Section 4: Feeding Management of Horses (Warren) Flashcards Preview

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Flashcards in Section 4: Feeding Management of Horses (Warren) Deck (84):
1

Percentage breakdown of stomach, small intestine, and large intestine for horses

stomach: 8%
small intestine: 30%
large intestine: 62%

2

fxs of stomach

-start protein digestion
-mechanical churning
-NO absorption

3

2 parts of stomach

-non-glandular (esophageal region)
-glandular (cardiac, fundic, pyloric regions)

4

secretions of glandular stomach

HCl, pepsinogen, mucus

5

fxs of SI

-enzymatic digestion of starch protein, fat
-absorption of sugars, aa, NEFA, vits/mins

6

fxs of LI

microbes for fiber digestion

7

4 segments of LI

cecum, large colon, small colon, rectum

8

non-digestible carb

lignin

9

insoluble fibers. How are these digested?

hemicellulose, cellulose, ligno-cellulose. slowly fermented in LI --> acetate, butyrate

10

Resistant starches and soluble fibers. How are these digested?

fructans, pectins, gums, micilages, galactans. Rapidly fermented in LI --> lactate, propionate

11

how are monosaccharides, disaccharides, oligosaccharides, starches digested?

enzymatic hydrolysis in SI --> glucose

12

NDF

neutral detergent fiber. Comprised of insoluble fiber and lignin

13

see table top of slide 3

:)

14

5 common digestion disorders

1) impaction
2) gas build-up
3) hindgut acidosis
4) laminitis
5) gastric ulcers

15

impaction is caused by:

blockage in intestines, usually at sternal/pelvic flexures or ileocecal jx

16

normal products of microbial digestion of fiber in LI

VFA, B-vits, vit K, heat, gas

17

what happens in gas build-up? What is produced?

rate of gas prod. exceeds rate of gas removal with rapid fermentation of NSC (non-structurable carb). lactic acid, drop in pH, lots of gas produced.

18

gas build-up can secondarily cause:

colic, stomach rupture, torsion/displacement of intestine

19

hindgut acidosis

low pH in hindgut due to lactic acid prod. from rapid ferm. of NSC. Results in:
-microbe death
-endotoxins/inflamatory mediators -->diarrhea, laminitis
-metabolic changes
-reduced gastric motility --> colic
-reduced digestive efficiency

20

laminitis

disruption of intricate network of blood supply to feet. Can be caused by nutrition and other factors

21

founder

can happen secondarily to laminitis from tendons pulling up and weight of horse pushing down

22

nutrition-related laminitis is probably due to:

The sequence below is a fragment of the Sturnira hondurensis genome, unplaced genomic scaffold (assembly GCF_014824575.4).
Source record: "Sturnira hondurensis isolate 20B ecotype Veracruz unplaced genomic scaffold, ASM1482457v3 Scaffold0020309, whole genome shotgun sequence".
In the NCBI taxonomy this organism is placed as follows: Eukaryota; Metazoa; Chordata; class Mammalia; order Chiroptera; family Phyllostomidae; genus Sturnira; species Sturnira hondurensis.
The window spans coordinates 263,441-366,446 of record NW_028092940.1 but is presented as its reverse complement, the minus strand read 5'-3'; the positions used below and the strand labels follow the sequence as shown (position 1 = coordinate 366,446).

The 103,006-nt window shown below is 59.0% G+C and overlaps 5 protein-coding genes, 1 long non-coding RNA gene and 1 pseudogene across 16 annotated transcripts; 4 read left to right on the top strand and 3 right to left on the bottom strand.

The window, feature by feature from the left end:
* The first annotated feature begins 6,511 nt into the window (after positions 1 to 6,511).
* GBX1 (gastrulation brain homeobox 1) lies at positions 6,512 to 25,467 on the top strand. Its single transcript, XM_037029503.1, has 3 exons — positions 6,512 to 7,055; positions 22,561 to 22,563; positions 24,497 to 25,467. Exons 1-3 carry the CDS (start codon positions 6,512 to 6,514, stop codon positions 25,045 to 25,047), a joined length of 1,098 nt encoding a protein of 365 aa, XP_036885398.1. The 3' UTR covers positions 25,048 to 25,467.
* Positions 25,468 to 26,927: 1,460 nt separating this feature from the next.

excess NSC intake. Causes metabolic aberrations and hidgut acidosis

23

most common site of gastric ulcers

non-glandular mucosa b/c it doesn't have protective mechs from HCl prod. by gland. mucosa

24

Correct way to feed horses

-majority of diet = roughages (high fiber, energy, protein)
-small, frequent meals
-don't overfeed NSC
-high quality protein sources
-gradual changes to diet

25

most starch comes from:

grains (i.e.oats, corn)

26

limit for starch digestion in SI

0.3% BW as starch per meal, and 0.5% BW as grain per meal

27

does microbial protein have value to horse?

NO. It needs to be met by diet

28

good sources of protein

soybean meal, skim milk, whey, casein

29

cool season grasses

timothy, orchardgrass, fescue, bromegrass

30

warm season grasses

bermudagrass, bahia, stargrass, pangolagrass

31

3 main forages used to feed horses

grass, legume, hay. Grass highest fiber, legume highest protein and Ca

32

legumes are high in:

protein, N, Ca

33

What is straw very high in?

fiber. Low in basically everything else

34

nutrient content depends on:

1) type of forage
2) stage of maturity

35

increasing plant maturity --> nutrient content

decreases. (i.e. crude protein, calories, minerals)

36

increasing plant maturity --> fiber content

increases

37

How to select a high-quality forage

-cut at mid-maturity
-lots of leaves
-not rotten
-green
+/- lab analysis

38

When should concentrates be included in diet? *

only when forage alone will not meet all nutrient requirements

39

concentrate def.

a feedstuff or mixture of feedstuffs that provide a more concentrated source of nutrients than forage